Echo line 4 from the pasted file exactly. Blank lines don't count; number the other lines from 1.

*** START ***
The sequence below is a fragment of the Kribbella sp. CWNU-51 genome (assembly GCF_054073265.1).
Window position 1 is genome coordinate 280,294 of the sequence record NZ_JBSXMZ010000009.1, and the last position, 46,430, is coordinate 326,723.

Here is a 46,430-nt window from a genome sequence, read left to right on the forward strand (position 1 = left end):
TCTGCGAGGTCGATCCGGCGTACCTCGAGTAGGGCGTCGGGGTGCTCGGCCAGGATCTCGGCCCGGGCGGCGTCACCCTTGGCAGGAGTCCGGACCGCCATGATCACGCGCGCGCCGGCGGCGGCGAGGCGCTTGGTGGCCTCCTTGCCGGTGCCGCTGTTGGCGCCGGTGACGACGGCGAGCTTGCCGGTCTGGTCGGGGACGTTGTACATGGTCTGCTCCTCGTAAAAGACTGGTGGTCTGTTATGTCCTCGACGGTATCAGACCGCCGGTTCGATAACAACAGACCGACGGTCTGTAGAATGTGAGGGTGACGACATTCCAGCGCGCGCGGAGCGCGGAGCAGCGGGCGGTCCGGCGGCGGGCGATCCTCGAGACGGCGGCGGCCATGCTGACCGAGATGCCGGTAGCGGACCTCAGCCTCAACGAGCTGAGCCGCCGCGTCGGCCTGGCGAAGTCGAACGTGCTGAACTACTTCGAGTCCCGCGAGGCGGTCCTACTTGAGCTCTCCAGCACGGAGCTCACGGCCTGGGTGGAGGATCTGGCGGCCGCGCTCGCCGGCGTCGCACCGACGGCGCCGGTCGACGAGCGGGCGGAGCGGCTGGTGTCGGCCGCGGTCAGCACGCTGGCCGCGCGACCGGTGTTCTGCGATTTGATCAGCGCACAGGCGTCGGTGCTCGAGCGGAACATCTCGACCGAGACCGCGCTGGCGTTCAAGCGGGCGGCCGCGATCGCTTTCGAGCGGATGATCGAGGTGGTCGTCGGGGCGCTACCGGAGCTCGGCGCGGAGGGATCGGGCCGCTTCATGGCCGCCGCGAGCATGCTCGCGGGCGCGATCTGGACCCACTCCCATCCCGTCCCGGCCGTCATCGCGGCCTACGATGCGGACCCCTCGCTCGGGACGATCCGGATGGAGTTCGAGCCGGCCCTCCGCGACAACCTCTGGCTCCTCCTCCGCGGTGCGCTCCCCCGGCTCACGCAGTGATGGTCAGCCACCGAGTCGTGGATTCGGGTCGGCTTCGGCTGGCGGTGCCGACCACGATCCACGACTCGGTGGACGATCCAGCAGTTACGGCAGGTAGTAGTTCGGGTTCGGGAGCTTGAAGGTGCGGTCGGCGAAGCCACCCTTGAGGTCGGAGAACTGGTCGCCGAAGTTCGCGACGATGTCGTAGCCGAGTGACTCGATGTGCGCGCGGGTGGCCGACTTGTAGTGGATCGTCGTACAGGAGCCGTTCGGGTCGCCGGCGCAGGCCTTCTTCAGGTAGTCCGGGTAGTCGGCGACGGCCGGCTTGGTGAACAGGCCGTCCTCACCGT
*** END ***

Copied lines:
TCTGCGAGGTCGATCCGGCGTACCTCGAGTAGGGCGTCGGGGTGCTCGGCCAGGATCTCGGCCCGGGCGGCGTCACCCTTGGCAGGAGTCCGGACCGCCATGATCACGCGCGCGCCGGCGGCGGCGAGGCGCTTGGTGGCCTCCTTGCCGGTGCCGCTGTTGGCGCCGGTGACGACGGCGAGCTTGCCGGTCTGGTCGGGGACGTTGTACATGGTCTGCTCCTCGTAAAAGACTGGTGGTCTGTTATGTCCTCGACGGTATCAGACCGCCGGTTCGATAACAACAGACCGACGGTCTGTAGAATGTGAGGGTGACGACATTCCAGCGCGCGCGGAGCGCGGAGCAGCGGGCGGTCCGGCGGCGGGCGATCCTCGAGACGGCGGCGGCCATGCTGACCGAGATGCCGGTAGCGGACCTCAGCCTCAACGAGCTGAGCCGCCGCGTCGGCCTGGCGAAGTCGAACGTGCTGAACTACTTCGAGTCCCGCGAGGCGGTCCTACTTGAGCTCTCCAGCACGGAGCTCACGGCCTGGGTGGAGGATCTGGCGGCCGCGCTCGCCGGCGTCGCACCGACGGCGCCGGTCGACGAGCGGGCGGAGCGGCTGGTGTCGGCCGCGGTCAGCACGCTGGCCGCGCGACCGGTGTTCTGCGATTTGATCAGCGCACAGGCGTCGGTGCTCGAGCGGAACATCTCGACCGAGACCGCGCTGGCGTTCAAGCGGGCGGCCGCGATCGCTTTCGAGCGGATGATCGAGGTGGTCGTCGGGGCGCTACCGGAGCTCGGCGCGGAGGGATCGGGCCGCTTCATGGCCGCCGCGAGCATGCTCGCGGGCGCGATCTGGACCCACTCCCATCCCGTCCCGGCCGTCATCGCGGCCTACGATGCGGACCCCTCGCTCGGGACGATCCGGATGGAGTTCGAGCCGGCCCTCCGCGACAACCTCTGGCTCCTCCTCCGCGGTGCGCTCCCCCGGCTCACGCAGTGATGGTCAGCCACCGAGTCGTGGATTCGGGTCGGCTTCGGCTGGCGGTGCCGACCACGATCCACGACTCGGTGGACGATCCAGCAGTTACGGCAGGTAGTAGTTCGGGTTCGGGAGCTTGAAGGTGCGGTCGGCGAAGCCACCCTTGAGGTCGGAGAACTGGTCGCCGAAGTTCGCGACGATGTCGTAGCCGAGTGACTCGATGTGCGCGCGGGTGGCCGACTTGTAGTGGATCGTCGTACAGGAGCCGTTCGGGTCGCCGGCGCAGGCCTTCTTCAGGTAGTCCGGGTAGTCGGCGACGGCCGGCTTGGTGAACAGGCCGTCCTCACCGT